Turkish military says did not know downed jet was Russian

AFP

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Smoke billows from the spot where the Su-24 warplane crashed in Hatay Smoke billows from the spot where the Su-24 warplane crashed in Hatay

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Turkey's military said Wednesday it did not know the warplane it downed on the Syrian border was Russian and that it was ready for "all kinds of cooperation" with the Russian military authorities following the incident.
In a statement issued after tension surged between Ankara and Moscow and Turkey's NATO allies appealed for calm, the Turkish armed forces also said they had made significant efforts to find and rescue the pilots after the jet was shot down.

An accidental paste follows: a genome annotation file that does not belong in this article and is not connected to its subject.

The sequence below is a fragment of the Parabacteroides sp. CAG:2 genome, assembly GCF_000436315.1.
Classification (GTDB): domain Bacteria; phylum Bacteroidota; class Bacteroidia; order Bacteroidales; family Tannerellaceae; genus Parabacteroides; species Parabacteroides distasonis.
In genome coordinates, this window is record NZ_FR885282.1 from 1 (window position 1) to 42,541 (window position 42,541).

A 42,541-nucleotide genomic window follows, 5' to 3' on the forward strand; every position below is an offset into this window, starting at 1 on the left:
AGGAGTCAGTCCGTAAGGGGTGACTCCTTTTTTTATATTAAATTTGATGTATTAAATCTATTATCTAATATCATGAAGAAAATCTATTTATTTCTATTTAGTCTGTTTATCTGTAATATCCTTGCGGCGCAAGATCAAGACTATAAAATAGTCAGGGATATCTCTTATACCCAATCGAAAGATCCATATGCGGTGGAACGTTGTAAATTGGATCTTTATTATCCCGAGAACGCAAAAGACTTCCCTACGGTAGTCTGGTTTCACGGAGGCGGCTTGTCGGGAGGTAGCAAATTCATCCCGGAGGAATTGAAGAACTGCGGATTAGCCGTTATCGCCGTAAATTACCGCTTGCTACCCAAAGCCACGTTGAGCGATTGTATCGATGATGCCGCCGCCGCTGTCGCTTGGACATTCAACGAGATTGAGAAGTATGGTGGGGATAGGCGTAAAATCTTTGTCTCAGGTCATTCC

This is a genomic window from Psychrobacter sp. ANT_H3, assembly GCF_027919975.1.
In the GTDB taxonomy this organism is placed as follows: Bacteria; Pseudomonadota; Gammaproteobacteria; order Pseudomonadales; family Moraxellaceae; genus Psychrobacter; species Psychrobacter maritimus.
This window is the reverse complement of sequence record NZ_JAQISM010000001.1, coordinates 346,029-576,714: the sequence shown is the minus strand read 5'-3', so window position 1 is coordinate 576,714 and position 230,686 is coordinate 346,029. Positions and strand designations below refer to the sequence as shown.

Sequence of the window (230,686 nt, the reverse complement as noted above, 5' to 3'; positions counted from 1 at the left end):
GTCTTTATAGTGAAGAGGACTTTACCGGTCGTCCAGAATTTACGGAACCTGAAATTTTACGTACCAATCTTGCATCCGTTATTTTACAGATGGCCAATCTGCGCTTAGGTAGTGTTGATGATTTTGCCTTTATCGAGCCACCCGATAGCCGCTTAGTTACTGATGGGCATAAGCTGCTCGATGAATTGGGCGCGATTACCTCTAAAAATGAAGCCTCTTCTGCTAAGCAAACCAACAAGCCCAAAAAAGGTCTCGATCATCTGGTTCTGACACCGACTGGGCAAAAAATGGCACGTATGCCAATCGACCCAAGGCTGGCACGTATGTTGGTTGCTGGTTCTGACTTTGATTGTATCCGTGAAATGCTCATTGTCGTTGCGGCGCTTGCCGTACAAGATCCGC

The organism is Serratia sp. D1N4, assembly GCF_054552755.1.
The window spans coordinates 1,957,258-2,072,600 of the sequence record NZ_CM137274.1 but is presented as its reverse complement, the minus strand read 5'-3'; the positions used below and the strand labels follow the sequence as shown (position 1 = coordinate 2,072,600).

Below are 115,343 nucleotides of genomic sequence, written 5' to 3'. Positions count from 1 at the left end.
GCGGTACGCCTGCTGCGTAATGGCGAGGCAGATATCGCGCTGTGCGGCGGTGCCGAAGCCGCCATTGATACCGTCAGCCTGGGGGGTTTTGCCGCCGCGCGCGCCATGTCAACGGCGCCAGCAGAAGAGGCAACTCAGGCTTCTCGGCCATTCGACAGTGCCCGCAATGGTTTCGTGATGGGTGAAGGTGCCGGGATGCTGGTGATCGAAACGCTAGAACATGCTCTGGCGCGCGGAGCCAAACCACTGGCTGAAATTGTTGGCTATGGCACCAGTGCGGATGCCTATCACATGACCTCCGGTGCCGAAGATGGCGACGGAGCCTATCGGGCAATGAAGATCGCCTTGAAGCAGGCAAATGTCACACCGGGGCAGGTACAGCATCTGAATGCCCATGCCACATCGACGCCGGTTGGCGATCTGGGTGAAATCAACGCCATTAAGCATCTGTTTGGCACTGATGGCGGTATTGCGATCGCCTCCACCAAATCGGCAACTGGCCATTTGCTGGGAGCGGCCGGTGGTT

The surviving pilot of the Su-24 bomber said earlier that no warning had been given in the incident Tuesday and the aircraft did not violate the Turkish air space, although Turkey insists that it gave 10 warnings in five minutes.
"The nationality of the plane was not known... and the rules of engagement were automatically used," the Turkish military said in its statement.
It added that had invited Russian defence and military attaches to its Ankara headquarters to explain the incident.
It also informed Moscow's military authorities of its readiness for "all kinds of cooperation," the statement added.
Both Ankara and Moscow are rival players in the Syrian war and the downing of the jet stoked fears it could escalate into a wider geopolitical conflict.
President Vladimir Putin on Tuesday branded the incident a "stab in the back committed by accomplices of terrorists."

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